Class in YA lit?
No, not like school classes. Class, as in socioeconomic background. Sherman Alexie is interviewed at Pop Candy, and here’s what he has to say:
There isn’t a lot of poverty literature in the young-adult world. And I don’t know why that is, but I think certainly I felt a gap. I don’t think there’s a whole lot of class literature at all. I think most of that has become racially based, and people don’t think of it as being class literature.
I was actually thinking about this last night/early hours of this morning after listening to the audio version of Missing You by Meg Cabot. Seriously. Because while the whole Rob-is-a-Grit thing had been an issue since the first book in the series, the class conflict, especially on the part of Jess’s mother, seemed so much bigger as I was listening to Missing You. I’ll go into more detail about this in my review of the audiobook, coming soon. I hope.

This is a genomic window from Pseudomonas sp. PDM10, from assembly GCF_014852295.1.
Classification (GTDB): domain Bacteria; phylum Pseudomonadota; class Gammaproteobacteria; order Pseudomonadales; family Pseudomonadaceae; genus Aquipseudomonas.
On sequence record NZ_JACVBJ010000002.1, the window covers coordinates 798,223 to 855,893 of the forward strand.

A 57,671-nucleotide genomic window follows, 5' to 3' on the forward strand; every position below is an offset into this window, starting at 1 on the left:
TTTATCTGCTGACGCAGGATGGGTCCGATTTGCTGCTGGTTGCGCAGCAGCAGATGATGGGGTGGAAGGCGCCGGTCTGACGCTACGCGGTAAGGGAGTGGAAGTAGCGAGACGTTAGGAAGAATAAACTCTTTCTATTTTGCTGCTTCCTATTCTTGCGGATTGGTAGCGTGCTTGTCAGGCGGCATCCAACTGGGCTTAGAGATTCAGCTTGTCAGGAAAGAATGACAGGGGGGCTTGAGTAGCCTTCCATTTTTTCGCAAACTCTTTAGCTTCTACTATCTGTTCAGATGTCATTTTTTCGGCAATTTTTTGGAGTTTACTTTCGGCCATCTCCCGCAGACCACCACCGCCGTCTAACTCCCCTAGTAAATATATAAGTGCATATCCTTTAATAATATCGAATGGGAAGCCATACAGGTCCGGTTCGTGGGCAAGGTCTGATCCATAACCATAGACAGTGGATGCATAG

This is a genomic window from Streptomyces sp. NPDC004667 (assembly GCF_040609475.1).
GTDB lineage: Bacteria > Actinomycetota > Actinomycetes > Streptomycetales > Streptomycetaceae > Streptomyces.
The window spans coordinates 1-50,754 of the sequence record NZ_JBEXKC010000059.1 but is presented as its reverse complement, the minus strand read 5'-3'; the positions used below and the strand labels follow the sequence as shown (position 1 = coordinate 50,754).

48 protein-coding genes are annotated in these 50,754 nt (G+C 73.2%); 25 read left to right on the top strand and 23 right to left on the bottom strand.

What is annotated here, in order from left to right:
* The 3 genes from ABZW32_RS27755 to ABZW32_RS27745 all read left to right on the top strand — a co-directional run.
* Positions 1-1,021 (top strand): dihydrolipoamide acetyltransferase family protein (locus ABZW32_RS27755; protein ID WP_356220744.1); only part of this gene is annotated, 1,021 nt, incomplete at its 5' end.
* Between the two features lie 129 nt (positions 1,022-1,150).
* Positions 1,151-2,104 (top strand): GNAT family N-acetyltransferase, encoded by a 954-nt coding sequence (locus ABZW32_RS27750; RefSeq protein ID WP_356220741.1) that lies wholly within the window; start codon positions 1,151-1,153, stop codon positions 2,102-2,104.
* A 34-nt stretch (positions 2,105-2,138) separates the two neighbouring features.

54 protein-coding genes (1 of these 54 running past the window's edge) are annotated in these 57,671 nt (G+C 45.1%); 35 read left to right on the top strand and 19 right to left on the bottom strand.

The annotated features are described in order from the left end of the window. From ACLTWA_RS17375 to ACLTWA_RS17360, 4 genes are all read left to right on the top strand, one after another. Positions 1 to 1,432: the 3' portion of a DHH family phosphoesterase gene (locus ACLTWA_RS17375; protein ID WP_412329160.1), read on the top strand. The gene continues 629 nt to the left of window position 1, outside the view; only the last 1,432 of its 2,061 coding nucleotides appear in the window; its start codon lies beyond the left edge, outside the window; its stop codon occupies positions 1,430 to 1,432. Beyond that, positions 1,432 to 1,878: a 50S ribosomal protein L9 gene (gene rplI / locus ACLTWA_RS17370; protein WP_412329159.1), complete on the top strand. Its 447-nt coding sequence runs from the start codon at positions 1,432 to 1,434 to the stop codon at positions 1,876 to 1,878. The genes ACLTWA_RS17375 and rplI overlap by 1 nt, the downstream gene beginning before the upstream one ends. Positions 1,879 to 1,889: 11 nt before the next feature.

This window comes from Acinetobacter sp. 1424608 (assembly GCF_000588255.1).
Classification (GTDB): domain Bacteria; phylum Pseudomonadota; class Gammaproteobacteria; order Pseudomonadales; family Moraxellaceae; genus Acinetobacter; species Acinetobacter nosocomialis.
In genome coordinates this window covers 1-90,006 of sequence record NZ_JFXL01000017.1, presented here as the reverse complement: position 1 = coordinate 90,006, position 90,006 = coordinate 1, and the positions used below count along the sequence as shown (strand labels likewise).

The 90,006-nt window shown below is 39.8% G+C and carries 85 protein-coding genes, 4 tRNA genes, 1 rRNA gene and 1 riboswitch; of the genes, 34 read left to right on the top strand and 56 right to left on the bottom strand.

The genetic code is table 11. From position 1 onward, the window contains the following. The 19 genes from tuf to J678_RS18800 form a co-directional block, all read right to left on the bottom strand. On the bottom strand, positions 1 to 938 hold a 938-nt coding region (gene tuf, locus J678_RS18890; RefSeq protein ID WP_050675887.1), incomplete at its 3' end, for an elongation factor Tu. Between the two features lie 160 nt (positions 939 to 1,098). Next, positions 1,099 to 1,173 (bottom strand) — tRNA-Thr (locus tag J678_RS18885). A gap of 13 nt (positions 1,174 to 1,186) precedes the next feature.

Also, I really want to read Alexie’s next YA book.
I will be delivering another one soon. I can tell you the title of it: Radioactive Love Song. It’s about an urban Indian kid’s epic odyssey in a car with an iPod stuffed with his mother’s favorite love songs.